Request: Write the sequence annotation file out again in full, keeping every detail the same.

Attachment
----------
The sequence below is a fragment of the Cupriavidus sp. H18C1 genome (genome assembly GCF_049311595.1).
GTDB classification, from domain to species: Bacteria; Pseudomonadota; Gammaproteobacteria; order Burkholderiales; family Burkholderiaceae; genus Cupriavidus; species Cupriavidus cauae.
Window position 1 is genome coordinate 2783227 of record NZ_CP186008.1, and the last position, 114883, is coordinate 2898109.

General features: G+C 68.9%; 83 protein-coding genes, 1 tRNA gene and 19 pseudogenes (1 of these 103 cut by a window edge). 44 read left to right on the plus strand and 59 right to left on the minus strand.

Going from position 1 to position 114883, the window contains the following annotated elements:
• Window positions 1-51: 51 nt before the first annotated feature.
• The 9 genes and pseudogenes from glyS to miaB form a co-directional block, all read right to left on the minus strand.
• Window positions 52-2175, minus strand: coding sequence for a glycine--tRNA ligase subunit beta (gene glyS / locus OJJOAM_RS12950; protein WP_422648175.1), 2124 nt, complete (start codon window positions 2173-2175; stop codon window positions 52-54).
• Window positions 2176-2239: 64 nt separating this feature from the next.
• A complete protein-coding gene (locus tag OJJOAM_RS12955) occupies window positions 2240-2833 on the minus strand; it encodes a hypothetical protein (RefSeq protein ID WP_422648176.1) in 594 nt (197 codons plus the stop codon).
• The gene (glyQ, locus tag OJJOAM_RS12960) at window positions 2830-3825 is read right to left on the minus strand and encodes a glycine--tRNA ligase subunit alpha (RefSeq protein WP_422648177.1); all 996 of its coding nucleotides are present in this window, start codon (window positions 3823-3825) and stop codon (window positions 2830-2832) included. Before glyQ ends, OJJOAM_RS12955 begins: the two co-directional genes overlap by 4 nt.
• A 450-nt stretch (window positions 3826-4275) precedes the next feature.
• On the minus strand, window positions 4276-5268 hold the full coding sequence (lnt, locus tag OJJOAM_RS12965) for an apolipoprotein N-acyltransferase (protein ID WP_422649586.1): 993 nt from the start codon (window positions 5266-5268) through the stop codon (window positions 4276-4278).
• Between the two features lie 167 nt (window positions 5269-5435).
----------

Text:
The sequence below is a fragment of the Cupriavidus sp. H18C1 genome (genome assembly GCF_049311595.1).
GTDB classification, from domain to species: Bacteria; Pseudomonadota; Gammaproteobacteria; order Burkholderiales; family Burkholderiaceae; genus Cupriavidus; species Cupriavidus cauae.
Window position 1 is genome coordinate 2783227 of record NZ_CP186008.1, and the last position, 114883, is coordinate 2898109.

General features: G+C 68.9%; 83 protein-coding genes, 1 tRNA gene and 19 pseudogenes (1 of these 103 cut by a window edge). 44 read left to right on the plus strand and 59 right to left on the minus strand.

Going from position 1 to position 114883, the window contains the following annotated elements:
• Window positions 1-51: 51 nt before the first annotated feature.
• The 9 genes and pseudogenes from glyS to miaB form a co-directional block, all read right to left on the minus strand.
• Window positions 52-2175, minus strand: coding sequence for a glycine--tRNA ligase subunit beta (gene glyS / locus OJJOAM_RS12950; protein WP_422648175.1), 2124 nt, complete (start codon window positions 2173-2175; stop codon window positions 52-54).
• Window positions 2176-2239: 64 nt separating this feature from the next.
• A complete protein-coding gene (locus tag OJJOAM_RS12955) occupies window positions 2240-2833 on the minus strand; it encodes a hypothetical protein (RefSeq protein ID WP_422648176.1) in 594 nt (197 codons plus the stop codon).
• The gene (glyQ, locus tag OJJOAM_RS12960) at window positions 2830-3825 is read right to left on the minus strand and encodes a glycine--tRNA ligase subunit alpha (RefSeq protein WP_422648177.1); all 996 of its coding nucleotides are present in this window, start codon (window positions 3823-3825) and stop codon (window positions 2830-2832) included. Before glyQ ends, OJJOAM_RS12955 begins: the two co-directional genes overlap by 4 nt.
• A 450-nt stretch (window positions 3826-4275) precedes the next feature.
• On the minus strand, window positions 4276-5268 hold the full coding sequence (lnt, locus tag OJJOAM_RS12965) for an apolipoprotein N-acyltransferase (protein ID WP_422649586.1): 993 nt from the start codon (window positions 5266-5268) through the stop codon (window positions 4276-4278).
• Between the two features lie 167 nt (window positions 5269-5435).